In the meantime, large patch is active especially in wet areas:

Take note of these areas. It’s too late to fertilize zoysia now, but when spring comes around a bump of slow-release N may prompt recovery. In the meantime there may be actions you can take to improve drainage.

Breaking disease life cycles with good sanitation

(Megan Kennelly, KSU Plant Pathology)

Many plant pathogens like to survive the winter in infected crop debris. One example is iris leaf spot.

 

Here is a zoom – the black spots are structures where the fungus produces spores:

Here are some other flower diseases that carry over on debris:

Rose black spot lesions, close-up of lesions, and microscopic view showing abundant spores:

Cercospora leaf spot on hosta:

For many of these common flower-garden leaf spots, removing diseases and dead leaves can help reduce the amount of the fungi lurking over winter to cause disease next year. If composting, don’t put the compost back in the spot where you took the leaves.

Fall Soil Testing

By Jared Hoyle, KSU Turfgrass Research and Extension

Fall is an important time for cool season turfgrass species because air and soil temperatures are optimal for carbohydrate accumulation and root growth. However, adequate plant nutrition is essential for these processes to operate at maximum efficiency. The importance of using soil test reports to guide fertilization programs cannot be emphasized enough.  The Kansas State Soil Testing Lab (https://www.agronomy.k-state.edu/services/soiltesting/) provides a variety of high quality testing services for turfgrass managers. Testing for pH, phosphorus (P), and potassium (K). A good sampling method is necessary to ensure the soil test results are accurately representing the sampled area. To sample, use a soil probe an extract a 4” to 6” core. The leaf and thatch material should be discarded from the core (see picture). Eight to ten individual cores should be extracted and combined into a single sample for testing. Results are typically sent back within a week of the lab receiving the sample.  Fertilizer recommendations will also be provided by a county agent or K-State horticulturalist.

Of all the possible nutrients, potassium is of particular interest as temperatures continue to decline, because it helps the plant acclimate to cold temperatures. Some soils, especially golf greens, throughout Kansas are low in potassium, leaving turfgrass more susceptible to winter injury. Deficiencies can be addressed by applying K containing fertilizers, such as, potassium chloride (KCl), potassium sulfate (K2SO4), and potassium nitrate (KNO3). Remember, soil tests are a relatively inexpensive tool, but provide a wealth of knowledge.

For more information pertaining to soil testing check out the article below by Dorivar Ruiz Diaz, Nutrient Management Specialist.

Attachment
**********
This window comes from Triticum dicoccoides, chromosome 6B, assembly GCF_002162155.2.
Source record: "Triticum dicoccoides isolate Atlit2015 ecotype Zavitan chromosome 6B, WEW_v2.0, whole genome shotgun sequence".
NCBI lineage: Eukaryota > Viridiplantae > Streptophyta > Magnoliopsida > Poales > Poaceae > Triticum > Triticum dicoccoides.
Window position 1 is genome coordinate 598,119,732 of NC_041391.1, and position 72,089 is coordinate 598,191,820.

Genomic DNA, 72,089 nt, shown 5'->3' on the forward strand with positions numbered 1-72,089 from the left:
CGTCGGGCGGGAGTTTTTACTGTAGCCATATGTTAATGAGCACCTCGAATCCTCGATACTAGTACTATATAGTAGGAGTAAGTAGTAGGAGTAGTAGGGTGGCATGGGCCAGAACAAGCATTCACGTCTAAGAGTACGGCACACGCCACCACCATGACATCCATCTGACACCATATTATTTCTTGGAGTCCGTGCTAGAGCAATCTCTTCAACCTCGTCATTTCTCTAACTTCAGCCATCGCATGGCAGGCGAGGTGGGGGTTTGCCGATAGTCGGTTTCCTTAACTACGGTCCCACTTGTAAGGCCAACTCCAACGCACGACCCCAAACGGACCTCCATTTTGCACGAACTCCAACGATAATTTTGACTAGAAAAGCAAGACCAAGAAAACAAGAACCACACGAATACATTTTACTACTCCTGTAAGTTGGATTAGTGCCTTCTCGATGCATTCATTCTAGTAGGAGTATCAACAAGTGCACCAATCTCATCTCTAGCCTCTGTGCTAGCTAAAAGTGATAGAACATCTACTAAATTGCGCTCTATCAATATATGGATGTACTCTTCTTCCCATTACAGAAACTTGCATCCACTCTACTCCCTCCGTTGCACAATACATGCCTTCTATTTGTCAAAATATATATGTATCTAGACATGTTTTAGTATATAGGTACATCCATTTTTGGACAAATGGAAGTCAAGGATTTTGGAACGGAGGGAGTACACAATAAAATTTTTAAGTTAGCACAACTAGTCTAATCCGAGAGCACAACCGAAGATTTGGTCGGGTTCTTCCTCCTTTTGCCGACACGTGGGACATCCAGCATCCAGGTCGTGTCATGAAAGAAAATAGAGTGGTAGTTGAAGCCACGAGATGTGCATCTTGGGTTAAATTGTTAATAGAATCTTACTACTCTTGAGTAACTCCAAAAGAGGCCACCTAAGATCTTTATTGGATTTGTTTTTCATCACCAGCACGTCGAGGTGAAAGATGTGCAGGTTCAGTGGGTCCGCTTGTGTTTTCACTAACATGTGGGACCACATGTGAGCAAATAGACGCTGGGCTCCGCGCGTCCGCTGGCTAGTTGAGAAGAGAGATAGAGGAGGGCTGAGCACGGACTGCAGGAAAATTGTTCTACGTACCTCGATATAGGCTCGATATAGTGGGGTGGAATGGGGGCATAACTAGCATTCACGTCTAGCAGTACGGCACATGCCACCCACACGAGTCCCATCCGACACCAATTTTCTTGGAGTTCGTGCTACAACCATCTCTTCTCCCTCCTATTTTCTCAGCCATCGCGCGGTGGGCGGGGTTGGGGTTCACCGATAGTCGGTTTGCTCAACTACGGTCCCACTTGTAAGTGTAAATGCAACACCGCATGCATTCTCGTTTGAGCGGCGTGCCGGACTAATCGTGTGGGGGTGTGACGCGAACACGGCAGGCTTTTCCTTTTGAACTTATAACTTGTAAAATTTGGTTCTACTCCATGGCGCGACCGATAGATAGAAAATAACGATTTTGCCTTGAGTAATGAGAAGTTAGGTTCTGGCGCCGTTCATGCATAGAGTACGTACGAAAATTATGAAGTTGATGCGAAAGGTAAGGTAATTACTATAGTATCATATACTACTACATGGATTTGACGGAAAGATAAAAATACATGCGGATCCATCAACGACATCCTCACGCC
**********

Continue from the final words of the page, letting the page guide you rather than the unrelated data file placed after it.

Fall Soil Testing: Sample Collection and Submission to the K-State Soil Testing Lab

By: Dorivar Ruiz Diaz

Soil testing provides producers and homeowners important information concerning the fertility status of the soil. This information can help produce better crops and reduce costs by guiding management decisions like the type and amount of fertilizers to apply. If you plan to do your own soil sampling and use the K-State Soil Testing Laboratory, the following outline provides specific information on methods for collecting soil samples and mailing instructions.

  • To take a sample, you will need a probe, auger or spade, and a clean pail. (If you’re also having the soil analyzed for zinc, be sure to use a plastic container to avoid contamination from galvanized buckets or material made of rubber.) You will also need soil sample containers and a soil information sheet from your local Extension office or fertilizer dealer. You can also order soil sample bags online from K-State Research and Extension by clicking here.

  • Draw a map of the sample area on the information sheet and divide your fields into uniform areas. Each area should have the same soil texture, color, slope, and fertilization and cropping history.
  • From each area, take a sample of 20-30 cores or slices for best results. At the very minimum, 12-15 cores should be taken per sample. Mix the cores thoroughly in a clean container and fill your soil sample container. For available nitrogen, chloride, or sulfur tests, a subsoil sample to 24 inches is necessary.
  • Avoid sampling in old fencerows, dead furrows, low spots, feeding areas, or other areas that might give unusual results. If information is desired on these unusual areas, obtain a separate sample from the area.
  • Be sure to label the soil container clearly and record the numbers on the soil container and the information sheet.
  • Air-dry the samples as soon as possible for the available nitrogen test. (Air drying before shipment is recommended, but not essential, for all other tests.) Do not use heat for drying.
  • Fill out the information sheet obtained from your Extension office, or download a sheet.
  • Take the samples to your local Research and Extension office for shipping. Samples may also be sent directly to the lab by placing them in a shipping container. Information sheets should be included with the package. Shipping labels can be printed from the Soil Testing Lab website listed below. Mail the package to:

Soil Testing Laboratory
2308 Throckmorton PSC
1712 Claflin Road
Manhattan, KS 66506-5503

A listing of the types of soil analysis offered, and the costs is available on the Soil Testing Lab web site, http://www.agronomy.k-state.edu/services/soiltesting . You can also contact the lab by email at soiltesting@ksu.edu and by phone at 785-532-7897.

For more information on the proper procedures for the Soil Testing Laboratory, see K-State publication MF-734 at: https://www.bookstore.ksre.k-state.edu/pubs/MF734.pdf. Detailed information on soil sample collection can be found in the accompanying article “The challenge of collecting a representative soil sample” in this eUpdate issue.

Dorivar Ruiz Diaz, Nutrient Management Specialist
ruizdiaz@ksu.edu